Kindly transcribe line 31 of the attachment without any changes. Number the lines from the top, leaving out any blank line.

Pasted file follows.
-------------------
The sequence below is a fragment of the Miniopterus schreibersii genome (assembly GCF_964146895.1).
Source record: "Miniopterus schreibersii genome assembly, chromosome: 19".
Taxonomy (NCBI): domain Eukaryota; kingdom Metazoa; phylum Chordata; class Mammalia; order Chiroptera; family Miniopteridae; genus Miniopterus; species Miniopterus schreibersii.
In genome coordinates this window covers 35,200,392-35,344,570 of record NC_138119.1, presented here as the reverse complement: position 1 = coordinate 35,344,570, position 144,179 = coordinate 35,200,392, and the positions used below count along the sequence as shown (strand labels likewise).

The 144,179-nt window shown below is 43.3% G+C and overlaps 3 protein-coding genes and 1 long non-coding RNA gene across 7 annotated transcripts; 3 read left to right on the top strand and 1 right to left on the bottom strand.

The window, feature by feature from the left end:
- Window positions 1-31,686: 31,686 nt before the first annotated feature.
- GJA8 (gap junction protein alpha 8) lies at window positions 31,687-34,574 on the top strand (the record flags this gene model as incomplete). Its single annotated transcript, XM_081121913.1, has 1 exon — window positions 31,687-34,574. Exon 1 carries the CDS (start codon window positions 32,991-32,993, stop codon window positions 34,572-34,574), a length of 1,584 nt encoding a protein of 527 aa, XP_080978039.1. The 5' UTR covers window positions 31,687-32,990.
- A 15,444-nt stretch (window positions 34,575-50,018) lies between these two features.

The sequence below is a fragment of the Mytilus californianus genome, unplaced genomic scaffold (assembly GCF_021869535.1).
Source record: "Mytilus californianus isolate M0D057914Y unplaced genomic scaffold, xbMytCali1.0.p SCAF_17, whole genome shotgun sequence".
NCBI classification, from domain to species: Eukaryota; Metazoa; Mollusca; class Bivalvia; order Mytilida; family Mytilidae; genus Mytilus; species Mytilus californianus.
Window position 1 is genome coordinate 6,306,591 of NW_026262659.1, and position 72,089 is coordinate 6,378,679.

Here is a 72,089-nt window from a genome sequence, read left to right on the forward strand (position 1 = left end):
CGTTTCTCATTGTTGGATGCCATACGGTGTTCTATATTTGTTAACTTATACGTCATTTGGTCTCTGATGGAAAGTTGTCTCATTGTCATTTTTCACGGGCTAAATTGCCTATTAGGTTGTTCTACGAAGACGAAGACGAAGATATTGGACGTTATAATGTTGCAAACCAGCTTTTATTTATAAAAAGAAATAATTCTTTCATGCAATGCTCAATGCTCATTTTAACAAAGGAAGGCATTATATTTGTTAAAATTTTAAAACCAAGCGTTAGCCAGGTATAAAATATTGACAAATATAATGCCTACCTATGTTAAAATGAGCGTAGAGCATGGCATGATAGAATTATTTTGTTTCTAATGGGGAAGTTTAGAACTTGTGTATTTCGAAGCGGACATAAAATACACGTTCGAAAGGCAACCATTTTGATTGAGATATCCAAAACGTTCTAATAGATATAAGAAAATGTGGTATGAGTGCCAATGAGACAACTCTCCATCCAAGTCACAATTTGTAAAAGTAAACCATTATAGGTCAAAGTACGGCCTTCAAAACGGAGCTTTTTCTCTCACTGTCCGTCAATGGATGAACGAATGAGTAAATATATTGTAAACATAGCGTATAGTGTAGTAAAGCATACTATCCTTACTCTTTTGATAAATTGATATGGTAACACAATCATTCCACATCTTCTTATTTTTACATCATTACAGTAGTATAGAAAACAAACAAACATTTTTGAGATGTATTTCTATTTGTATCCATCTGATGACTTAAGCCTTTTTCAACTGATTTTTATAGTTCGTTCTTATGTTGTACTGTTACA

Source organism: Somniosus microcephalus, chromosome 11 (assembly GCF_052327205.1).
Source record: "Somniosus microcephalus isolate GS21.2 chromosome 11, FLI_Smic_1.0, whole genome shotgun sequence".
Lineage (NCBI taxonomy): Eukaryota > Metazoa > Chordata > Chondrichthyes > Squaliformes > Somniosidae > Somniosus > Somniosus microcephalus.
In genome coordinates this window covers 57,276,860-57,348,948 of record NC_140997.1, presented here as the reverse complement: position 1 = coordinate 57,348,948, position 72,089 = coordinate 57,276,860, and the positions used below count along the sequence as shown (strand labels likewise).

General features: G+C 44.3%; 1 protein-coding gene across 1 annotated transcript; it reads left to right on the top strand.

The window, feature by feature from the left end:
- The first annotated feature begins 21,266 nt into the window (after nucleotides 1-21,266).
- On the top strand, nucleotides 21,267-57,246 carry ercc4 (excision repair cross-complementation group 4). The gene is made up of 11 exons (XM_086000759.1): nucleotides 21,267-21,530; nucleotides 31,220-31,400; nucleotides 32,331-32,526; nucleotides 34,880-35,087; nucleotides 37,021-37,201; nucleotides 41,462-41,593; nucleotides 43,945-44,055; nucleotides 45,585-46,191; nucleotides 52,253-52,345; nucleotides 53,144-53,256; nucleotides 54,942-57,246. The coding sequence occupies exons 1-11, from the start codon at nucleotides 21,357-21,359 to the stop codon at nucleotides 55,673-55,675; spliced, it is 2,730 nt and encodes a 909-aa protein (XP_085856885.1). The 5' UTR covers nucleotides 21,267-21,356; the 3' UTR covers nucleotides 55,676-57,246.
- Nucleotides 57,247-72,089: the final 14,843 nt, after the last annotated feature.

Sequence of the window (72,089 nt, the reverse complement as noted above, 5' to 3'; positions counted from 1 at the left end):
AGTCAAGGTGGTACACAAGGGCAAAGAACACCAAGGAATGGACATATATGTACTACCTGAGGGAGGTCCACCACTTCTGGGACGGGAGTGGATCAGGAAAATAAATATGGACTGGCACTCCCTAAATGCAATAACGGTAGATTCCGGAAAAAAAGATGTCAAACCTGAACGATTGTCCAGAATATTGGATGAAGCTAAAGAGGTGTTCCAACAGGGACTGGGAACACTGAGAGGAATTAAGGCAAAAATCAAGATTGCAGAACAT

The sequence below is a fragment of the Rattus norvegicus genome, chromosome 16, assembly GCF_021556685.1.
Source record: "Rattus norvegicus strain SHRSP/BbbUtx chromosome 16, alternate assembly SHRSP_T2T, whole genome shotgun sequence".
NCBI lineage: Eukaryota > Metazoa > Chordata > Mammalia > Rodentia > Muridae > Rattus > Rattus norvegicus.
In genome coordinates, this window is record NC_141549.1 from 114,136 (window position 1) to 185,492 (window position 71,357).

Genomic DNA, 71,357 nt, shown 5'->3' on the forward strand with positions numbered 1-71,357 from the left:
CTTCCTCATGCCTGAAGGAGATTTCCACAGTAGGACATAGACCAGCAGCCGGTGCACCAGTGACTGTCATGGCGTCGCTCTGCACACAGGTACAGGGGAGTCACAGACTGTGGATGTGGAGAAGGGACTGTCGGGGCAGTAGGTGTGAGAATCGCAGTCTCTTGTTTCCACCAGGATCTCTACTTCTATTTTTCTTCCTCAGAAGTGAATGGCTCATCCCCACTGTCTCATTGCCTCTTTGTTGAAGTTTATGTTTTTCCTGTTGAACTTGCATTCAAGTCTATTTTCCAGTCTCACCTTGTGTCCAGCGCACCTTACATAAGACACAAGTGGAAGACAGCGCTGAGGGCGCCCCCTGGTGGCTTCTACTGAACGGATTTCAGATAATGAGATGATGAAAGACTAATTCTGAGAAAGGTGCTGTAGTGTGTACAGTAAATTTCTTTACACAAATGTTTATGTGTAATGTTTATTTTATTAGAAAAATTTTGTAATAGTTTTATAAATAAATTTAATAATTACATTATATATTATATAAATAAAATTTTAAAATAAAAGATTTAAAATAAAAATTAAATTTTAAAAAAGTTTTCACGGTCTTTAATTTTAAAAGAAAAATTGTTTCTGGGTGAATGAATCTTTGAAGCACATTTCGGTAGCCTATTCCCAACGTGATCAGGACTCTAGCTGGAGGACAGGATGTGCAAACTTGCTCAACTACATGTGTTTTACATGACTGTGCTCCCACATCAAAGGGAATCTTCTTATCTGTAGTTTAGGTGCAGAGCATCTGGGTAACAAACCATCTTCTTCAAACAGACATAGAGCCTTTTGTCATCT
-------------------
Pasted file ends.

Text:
Genomic DNA, 71,357 nt, shown 5'->3' on the forward strand with positions numbered 1-71,357 from the left: